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Ken Borland

Keeping aggressive attitude leads to untroubled win for Shubhankar 0

Posted on December 14, 2017 by Ken


Shubhankar Sharma, the winner of the weather-disrupted Joburg Open at Randpark Golf Club on Monday, said he worked hard on keeping an aggressive attitude on the course and, as a consequence, the rising Indian star never looked in trouble as he sealed a three-shot victory on 23-under-par.

The tri-sanctioned tournament had to be completed on Monday morning due to the fourth afternoon being almost entirely washed out, and it made for an anxious wait for Shubhankar, who led by four shots overnight.

“I obviously did not sleep last night, I woke up four times, every couple of hours, because it was raining so hard. There were a lot of nerves beforehand, absolutely, because if you are chasing then you have nothing to lose, but if you are leading then you can only maintain that.

“But I was really calm once I got going, I just stuck to my game-plan and kept saying to myself to be aggressive, I never wanted to defend my lead. I set myself a target of finishing 25-under, but 23-under will do. I just kept imagining that I was three shots back,” Shubhankar said after his first victory outside of India.

As impeccable as his golf was – the accuracy of Shubhankar’s driving was particularly impressive – the standout feature of the 21-year-old’s tournament was his composure and he obviously has a very good head on his shoulders, showing maturity beyond his years.

While having one of the hottest putters in the 240-man field obviously helped a great deal in accumulating 26 birdies over the week, the absence of bogeys in his last three rounds is what pleased Shubhankar most.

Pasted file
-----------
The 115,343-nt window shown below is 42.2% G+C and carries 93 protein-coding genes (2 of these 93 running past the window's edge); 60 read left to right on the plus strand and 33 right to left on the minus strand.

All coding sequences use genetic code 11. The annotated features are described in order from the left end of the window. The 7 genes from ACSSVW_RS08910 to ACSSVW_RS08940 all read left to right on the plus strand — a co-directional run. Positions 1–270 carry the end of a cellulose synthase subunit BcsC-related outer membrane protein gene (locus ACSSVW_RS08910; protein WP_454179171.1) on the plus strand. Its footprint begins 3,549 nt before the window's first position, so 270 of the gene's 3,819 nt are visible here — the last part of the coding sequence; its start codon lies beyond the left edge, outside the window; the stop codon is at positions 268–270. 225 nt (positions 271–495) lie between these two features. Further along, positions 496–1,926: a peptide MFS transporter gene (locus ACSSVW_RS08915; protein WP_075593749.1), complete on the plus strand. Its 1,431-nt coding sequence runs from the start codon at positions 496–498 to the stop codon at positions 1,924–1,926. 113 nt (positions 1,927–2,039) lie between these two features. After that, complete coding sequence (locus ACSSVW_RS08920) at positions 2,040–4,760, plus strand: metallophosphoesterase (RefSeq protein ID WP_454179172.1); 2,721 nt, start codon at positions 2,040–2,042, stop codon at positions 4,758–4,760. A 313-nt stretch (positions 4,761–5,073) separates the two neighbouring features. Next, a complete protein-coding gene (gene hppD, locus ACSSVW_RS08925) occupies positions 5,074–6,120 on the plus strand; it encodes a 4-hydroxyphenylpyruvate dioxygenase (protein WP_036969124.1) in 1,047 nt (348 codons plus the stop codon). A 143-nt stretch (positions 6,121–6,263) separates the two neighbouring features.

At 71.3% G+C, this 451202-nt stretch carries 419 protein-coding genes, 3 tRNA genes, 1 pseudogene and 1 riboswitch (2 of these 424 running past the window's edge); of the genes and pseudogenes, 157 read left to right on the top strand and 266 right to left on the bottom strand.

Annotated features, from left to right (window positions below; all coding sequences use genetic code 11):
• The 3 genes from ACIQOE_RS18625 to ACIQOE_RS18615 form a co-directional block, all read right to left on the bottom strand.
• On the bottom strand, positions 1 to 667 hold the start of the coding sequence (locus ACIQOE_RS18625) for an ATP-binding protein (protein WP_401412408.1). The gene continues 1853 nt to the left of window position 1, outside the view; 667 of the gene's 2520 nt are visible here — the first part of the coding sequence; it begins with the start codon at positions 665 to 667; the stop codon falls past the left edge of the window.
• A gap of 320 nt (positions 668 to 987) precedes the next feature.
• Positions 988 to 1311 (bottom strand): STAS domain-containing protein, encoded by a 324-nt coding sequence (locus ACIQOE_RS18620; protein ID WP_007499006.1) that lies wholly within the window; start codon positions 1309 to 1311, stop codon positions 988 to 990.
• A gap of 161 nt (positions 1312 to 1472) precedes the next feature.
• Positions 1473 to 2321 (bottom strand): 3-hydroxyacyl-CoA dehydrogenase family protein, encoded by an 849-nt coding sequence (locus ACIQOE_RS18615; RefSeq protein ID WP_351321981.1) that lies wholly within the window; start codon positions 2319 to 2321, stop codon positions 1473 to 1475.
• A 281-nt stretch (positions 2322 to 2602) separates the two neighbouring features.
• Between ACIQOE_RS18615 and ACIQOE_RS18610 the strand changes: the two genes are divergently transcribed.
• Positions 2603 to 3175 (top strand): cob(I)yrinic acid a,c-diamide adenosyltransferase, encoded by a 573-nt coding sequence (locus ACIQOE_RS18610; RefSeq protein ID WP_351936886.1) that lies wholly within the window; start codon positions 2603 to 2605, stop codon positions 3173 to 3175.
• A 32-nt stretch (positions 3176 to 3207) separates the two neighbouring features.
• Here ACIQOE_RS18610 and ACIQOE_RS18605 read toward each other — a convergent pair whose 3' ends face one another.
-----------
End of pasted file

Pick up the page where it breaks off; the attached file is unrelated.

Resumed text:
“I hit the ball good and putted very well, but the up-and-downs I made the whole week were very crucial. Those par-saves get your round going and I made vital pars on 10, 13 and 15 today. Not having any bogeys was one of my main objectives today and not dropping any shots over the last three days is what makes me most happy, that’s good golf and the best part of my win,” he said.

Shubhankar resumed his round on the eighth hole on Monday and the looming presence of South African Erik van Rooyen meant he could not relax, even after birdieing the par-four ninth hole from 25 feet.

Van Rooyen shot a brilliant 66 to finish second, but Shubhankar notched pars all the way home to ensure he did not provide a back door for the chaser to slip through.

Van Rooyen said he was “really proud” of his effort but “I just could not squeeze any more birdies the way I wanted to”.

Fellow South African Shaun Norris also had plenty of reasons to smile as he roared through the field with a 65 to finish tied for third with Finland’s Tapio Pulkkanen (68). Both Van Rooyen and Norris, who pipped Pulkkanen due to his better world ranking, qualified to join Shubhankar at next year’s Open Championship at Carnoustie.

Bulls romp to victory because of aggressive defence 0

Posted on July 11, 2016 by Ken


The Vodacom Bulls overwhelmed the Sunwolves 50-3 in their SuperRugby match at Loftus Versfeld on Saturday, running in seven tries without reply, but it was more because of their aggressive defence than any scintillating attacking play that the bonus-point win was recorded.

The Sunwolves had enough of the ball, especially in the second half, to have troubled the Bulls, but the home side, probably playing their last match at Loftus Versfeld this season, were fired up in defence and dominated the gain-line, as well as scrambling well and generally looking eager to make an impression.

The attacking work of the Bulls was by no means bad, but at times there was a lack of fluency and a few mistakes as well.

But it was obviously a pleasing evening for the Bulls as they kept the pressure on the Sharks for the last South African qualifying place, gaining a two-point lead over the KwaZulu-Natalians ahead of their crunch game against the Cheetahs in Durban.

It took the Bulls 12 minutes to break down the defence of the Sunwolves, who were fortunate not to be reduced to 14 men early on when outside centre Derek Carpenter received the benefit of the doubt for a trip and was not yellow-carded.

The Bulls’ efforts to bash away at close quarters were nullified by the Sunwolves spoiling their breakdown ball and tackling bravely, and the opening try eventually came when the Bulls were able to exploit the wide open spaces from deeper out. The Sunwolves cleared their lines with a kick, but Jesse Kriel, whose play at fullback was a breath of fresh air compared to his fettered efforts in midfield, took a quick lineout and wing Jamba Ulengo produced a great run from 58 metres out, beating several defenders and then popping the ball up in the tackle to flank Lappies Labuschagne, who was up in support and able to go over for the try.